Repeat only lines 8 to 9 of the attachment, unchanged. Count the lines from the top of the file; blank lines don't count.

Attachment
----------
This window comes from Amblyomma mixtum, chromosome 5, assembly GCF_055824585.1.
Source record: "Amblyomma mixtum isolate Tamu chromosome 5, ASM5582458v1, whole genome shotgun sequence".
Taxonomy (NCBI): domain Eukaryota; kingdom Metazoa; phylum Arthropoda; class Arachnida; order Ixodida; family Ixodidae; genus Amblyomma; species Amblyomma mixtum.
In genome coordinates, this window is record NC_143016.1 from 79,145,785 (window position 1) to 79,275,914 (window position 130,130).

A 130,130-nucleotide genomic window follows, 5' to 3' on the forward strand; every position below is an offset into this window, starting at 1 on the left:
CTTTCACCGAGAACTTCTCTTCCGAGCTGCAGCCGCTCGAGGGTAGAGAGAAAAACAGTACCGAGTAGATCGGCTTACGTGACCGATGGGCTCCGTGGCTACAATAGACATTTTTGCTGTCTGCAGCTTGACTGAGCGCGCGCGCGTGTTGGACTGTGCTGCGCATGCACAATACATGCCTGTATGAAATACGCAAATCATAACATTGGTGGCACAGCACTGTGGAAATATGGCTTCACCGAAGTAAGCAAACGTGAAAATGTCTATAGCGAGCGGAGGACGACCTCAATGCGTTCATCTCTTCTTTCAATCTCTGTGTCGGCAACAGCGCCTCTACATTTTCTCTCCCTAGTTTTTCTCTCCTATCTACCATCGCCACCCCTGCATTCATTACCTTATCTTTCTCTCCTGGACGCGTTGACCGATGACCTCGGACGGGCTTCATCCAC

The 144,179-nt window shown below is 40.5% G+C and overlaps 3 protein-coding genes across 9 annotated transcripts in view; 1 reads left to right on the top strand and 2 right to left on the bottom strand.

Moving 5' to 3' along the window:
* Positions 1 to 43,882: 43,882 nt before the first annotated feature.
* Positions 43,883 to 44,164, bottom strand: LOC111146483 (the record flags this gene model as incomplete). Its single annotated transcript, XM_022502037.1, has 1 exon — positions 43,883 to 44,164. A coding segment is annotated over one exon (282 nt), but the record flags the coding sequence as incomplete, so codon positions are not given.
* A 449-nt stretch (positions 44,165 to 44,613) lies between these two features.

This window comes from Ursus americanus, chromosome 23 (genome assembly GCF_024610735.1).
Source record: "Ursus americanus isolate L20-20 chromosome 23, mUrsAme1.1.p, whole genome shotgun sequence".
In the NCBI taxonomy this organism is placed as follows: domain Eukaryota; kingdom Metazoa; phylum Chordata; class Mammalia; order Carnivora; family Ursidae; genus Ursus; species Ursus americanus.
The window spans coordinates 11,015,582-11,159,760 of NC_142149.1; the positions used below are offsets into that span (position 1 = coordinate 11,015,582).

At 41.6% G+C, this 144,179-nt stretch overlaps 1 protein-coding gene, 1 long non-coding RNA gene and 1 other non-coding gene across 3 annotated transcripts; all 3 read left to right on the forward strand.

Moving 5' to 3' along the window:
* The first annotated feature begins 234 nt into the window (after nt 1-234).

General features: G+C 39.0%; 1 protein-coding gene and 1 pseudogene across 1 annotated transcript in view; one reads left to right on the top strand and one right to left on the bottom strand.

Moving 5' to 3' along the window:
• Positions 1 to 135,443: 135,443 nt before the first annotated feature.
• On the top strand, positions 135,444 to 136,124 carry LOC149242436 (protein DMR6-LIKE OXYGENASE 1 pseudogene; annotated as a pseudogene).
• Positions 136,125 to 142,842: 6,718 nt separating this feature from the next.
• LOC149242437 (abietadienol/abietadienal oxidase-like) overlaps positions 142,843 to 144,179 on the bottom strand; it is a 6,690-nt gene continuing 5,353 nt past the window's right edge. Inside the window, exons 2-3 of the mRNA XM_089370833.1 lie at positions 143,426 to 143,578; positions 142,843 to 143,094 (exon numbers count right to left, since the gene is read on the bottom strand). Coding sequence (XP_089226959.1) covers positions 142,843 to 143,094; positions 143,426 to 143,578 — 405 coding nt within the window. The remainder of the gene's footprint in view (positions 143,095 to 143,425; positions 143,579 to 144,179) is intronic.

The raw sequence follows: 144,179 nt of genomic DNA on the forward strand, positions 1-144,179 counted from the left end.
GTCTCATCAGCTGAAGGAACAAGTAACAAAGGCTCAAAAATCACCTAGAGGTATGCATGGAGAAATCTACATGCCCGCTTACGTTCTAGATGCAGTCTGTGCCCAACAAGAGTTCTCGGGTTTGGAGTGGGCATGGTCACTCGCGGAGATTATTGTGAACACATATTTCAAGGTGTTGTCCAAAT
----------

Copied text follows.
Moving 5' to 3' along the window:
* Positions 1 to 43,882: 43,882 nt before the first annotated feature.